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Business and Alcohol

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"The most popular safe business-image libations are wine and scotch, challenged in the last decade by vodka mixed drinks. But a vodka Martini, because it is so potent, is a negative at high visibility times," said Knapp, who over 25 years has coached the CEOs of 31 corporations, diplomats and top-level managers from 29 countries. "Beer, if a client is drinking it, allows you to do the same ... but always order a premium or name brand."

Those who do not consume alcoholic beverages should have something that looks like one, or order a glass of wine and let it sit on the table, he told Reuters. "At least be gracious to the point of ordering as part of the relationship-building process."

Recent Reuters full Article Here

Hmmmmm. I'm not sure I agree with that suggestion that for those that choose not to consume alcohol to order something that looks like you do. Further down in the article a professor of psychiatry states that there is "nothing wrong" with consuming alcohol, but according to this CEO "coach" there seems to be something wrong with not consuming alcohol. :rolleyes:

Oh, yeah, it is the bonding.... :biggrin:

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" Business and Alcohol, Do they mix?"

Generally, I'd say no. If it's a first time get together, it's fine if all agree. When it gets down to the nuts and bolts of a deal it's better to be absolutely straight. It's better if everyone, including yourself, be very clear about what's going on - and perhaps more important that everyone be able to fully recollect what was said, and when, later on. Some people can't handle even a little alcohol and you don't want that messing things up.

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It depends on the nature of the get-together. Some occasions are primarily social in nature, and at those, I think, alcohol can be appropriate. But some dinners and lunches really are business meetings in disguise, and I'd say that at that type of affair, alcohol might be a bad idea.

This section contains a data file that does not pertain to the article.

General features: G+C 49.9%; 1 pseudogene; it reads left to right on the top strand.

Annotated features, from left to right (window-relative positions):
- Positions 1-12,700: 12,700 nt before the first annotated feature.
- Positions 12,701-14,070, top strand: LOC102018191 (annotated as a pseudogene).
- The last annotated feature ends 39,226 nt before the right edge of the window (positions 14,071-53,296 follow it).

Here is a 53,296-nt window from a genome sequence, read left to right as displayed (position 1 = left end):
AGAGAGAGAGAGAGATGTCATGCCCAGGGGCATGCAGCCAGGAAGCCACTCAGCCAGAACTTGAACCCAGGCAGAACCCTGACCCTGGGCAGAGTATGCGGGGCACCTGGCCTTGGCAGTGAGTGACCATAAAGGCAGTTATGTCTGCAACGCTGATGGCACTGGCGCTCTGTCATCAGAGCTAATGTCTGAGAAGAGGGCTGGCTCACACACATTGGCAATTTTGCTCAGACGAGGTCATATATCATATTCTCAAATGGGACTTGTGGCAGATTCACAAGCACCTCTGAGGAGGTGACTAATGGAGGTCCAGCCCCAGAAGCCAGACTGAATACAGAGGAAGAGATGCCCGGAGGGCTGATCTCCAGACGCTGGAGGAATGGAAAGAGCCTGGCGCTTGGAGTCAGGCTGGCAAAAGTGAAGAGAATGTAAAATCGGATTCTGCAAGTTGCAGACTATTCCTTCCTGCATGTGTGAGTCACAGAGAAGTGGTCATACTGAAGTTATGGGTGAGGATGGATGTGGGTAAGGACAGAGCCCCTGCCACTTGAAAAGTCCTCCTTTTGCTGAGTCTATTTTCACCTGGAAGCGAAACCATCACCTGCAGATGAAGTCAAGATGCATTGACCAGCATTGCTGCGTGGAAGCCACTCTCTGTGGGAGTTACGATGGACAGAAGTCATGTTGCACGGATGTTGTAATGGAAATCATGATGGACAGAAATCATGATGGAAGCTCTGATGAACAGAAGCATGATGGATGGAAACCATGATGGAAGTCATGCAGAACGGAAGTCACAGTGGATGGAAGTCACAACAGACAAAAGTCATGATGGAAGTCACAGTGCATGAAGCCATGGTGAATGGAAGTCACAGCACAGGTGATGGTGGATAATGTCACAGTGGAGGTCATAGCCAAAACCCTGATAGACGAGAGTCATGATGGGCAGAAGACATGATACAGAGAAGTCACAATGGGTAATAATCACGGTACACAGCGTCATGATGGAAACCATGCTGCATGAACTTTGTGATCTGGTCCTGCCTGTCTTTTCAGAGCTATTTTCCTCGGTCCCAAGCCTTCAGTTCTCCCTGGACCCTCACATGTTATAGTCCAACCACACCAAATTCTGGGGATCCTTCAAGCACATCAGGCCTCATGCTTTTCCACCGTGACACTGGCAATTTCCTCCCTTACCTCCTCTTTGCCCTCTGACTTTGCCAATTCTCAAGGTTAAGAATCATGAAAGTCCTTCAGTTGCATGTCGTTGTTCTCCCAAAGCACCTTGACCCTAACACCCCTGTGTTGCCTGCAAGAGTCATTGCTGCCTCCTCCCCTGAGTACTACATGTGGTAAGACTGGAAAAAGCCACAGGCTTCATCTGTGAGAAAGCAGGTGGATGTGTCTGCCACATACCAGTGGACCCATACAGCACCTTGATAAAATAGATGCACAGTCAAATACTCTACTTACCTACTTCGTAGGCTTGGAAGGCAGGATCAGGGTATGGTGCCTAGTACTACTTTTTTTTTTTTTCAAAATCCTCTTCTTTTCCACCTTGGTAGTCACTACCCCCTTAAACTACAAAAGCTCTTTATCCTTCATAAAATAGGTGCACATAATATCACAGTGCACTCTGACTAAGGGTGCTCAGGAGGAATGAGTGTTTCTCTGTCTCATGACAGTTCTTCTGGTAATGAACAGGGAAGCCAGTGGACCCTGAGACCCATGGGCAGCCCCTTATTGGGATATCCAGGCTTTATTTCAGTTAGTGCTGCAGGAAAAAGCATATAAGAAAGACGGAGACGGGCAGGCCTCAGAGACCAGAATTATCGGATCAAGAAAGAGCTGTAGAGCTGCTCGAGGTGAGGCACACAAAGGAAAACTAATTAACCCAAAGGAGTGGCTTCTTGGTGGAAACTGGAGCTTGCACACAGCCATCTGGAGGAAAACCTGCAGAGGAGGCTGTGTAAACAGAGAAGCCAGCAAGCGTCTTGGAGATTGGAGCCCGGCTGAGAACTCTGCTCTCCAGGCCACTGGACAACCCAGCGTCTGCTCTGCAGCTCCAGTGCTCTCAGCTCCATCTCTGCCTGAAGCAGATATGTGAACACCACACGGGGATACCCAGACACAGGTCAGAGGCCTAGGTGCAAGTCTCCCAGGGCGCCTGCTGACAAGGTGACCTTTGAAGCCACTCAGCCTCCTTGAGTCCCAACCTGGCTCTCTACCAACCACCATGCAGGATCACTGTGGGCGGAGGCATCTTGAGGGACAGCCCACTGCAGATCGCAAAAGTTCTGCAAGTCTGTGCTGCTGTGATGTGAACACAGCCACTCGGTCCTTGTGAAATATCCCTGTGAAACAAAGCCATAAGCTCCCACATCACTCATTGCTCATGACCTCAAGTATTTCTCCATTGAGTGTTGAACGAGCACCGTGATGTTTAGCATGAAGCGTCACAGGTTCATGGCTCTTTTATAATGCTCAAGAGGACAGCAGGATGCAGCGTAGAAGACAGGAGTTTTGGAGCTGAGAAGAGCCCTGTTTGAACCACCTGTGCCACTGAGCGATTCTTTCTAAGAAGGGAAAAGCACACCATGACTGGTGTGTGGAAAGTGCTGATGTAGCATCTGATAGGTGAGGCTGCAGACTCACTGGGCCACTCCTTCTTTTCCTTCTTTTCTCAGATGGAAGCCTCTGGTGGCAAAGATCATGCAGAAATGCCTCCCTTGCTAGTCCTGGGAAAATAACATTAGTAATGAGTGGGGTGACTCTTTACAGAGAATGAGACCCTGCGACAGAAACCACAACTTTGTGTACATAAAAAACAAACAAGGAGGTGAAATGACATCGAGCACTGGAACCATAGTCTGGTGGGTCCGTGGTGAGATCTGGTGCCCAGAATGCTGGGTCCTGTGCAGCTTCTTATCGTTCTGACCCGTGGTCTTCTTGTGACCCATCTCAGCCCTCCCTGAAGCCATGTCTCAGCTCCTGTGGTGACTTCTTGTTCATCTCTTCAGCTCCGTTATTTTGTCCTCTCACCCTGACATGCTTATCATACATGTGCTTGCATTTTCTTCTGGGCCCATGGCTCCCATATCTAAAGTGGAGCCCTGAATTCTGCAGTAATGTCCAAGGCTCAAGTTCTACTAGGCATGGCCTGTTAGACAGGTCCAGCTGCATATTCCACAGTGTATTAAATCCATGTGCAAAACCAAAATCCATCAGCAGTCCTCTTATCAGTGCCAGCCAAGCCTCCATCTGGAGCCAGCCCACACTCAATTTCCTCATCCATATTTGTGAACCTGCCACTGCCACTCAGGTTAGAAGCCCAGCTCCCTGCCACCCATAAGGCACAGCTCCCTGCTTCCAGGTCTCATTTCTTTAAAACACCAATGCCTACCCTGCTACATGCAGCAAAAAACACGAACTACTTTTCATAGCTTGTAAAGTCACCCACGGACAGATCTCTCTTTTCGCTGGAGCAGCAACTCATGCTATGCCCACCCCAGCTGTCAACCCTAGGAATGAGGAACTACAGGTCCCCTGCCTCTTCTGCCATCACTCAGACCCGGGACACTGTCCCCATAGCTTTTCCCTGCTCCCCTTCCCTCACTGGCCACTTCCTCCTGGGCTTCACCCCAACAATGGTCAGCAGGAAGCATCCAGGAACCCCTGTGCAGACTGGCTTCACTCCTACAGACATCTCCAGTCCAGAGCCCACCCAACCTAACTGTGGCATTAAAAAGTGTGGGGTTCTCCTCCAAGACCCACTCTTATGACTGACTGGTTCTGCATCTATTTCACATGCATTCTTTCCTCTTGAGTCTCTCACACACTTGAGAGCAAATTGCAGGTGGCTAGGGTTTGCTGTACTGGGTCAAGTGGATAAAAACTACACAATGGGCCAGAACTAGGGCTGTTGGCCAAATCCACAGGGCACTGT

I think problems arise when the participants are unclear on the nature of the meeting, and, unfortunately, that's not always as easy thing to figure out. When I used to be a part of the business world, I always took my cues from my bosses. If they ordered wine, I would; if they didn't, I wouldn't.

In commercial real estate, we had a lot of functions that were primarily social, so much drinking was done at those. But we never ordered drinks at purely business lunches. Sometimes we'd have combination meetings, where we'd get the business over, and then stay on for a social hour or two. No alcohol until after the business part was over.

These days, one of the things I do is culinary "team building" events, where a group of business people get together to cook and eat a meal (under the guidance of several instructors). The clients are always responsible for bringing any alcohol they want to drink, and most bring wine. I think the presence of the wine signals to the participants that it's going to be a social evening; most do drink, but few do it to excess, thankfully (just what I want -- a kitchen full of drunken wannabe chefs with knives).

It seems to me that as a general rule, people drink less at business-related functions than they used to, even four or five years ago. I'm not sure why that is, but I'd like to think people are getting a little smarter.

One final thought: it's terrible advice to encourage someone who doesn't drink to order something alcoholic to "fit in." Whatever someone's reason for not drinking, I think it's the height of boorishness to assume it's something to hide, or to draw attention to it.